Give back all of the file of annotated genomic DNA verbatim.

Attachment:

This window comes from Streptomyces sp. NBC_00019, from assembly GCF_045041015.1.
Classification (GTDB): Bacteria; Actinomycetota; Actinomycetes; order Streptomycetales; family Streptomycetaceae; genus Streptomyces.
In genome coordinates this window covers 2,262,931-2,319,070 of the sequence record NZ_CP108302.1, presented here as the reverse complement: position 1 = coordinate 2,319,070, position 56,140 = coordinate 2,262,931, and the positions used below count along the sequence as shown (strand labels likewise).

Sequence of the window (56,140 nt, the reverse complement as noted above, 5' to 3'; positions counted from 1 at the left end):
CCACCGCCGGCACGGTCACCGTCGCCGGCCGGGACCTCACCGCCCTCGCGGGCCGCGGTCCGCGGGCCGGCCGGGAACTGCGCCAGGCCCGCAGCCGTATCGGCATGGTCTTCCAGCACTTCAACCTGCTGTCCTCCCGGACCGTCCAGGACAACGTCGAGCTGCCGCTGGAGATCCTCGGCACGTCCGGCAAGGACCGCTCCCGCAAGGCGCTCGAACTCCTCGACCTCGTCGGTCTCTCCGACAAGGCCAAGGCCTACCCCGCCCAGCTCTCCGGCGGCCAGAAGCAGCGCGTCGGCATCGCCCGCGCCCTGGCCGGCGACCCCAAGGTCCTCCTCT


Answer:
This window comes from Streptomyces sp. NBC_00019, from assembly GCF_045041015.1.
Classification (GTDB): Bacteria; Actinomycetota; Actinomycetes; order Streptomycetales; family Streptomycetaceae; genus Streptomyces.
In genome coordinates this window covers 2,262,931-2,319,070 of the sequence record NZ_CP108302.1, presented here as the reverse complement: position 1 = coordinate 2,319,070, position 56,140 = coordinate 2,262,931, and the positions used below count along the sequence as shown (strand labels likewise).

Sequence of the window (56,140 nt, the reverse complement as noted above, 5' to 3'; positions counted from 1 at the left end):
CCACCGCCGGCACGGTCACCGTCGCCGGCCGGGACCTCACCGCCCTCGCGGGCCGCGGTCCGCGGGCCGGCCGGGAACTGCGCCAGGCCCGCAGCCGTATCGGCATGGTCTTCCAGCACTTCAACCTGCTGTCCTCCCGGACCGTCCAGGACAACGTCGAGCTGCCGCTGGAGATCCTCGGCACGTCCGGCAAGGACCGCTCCCGCAAGGCGCTCGAACTCCTCGACCTCGTCGGTCTCTCCGACAAGGCCAAGGCCTACCCCGCCCAGCTCTCCGGCGGCCAGAAGCAGCGCGTCGGCATCGCCCGCGCCCTGGCCGGCGACCCCAAGGTCCTCCTCT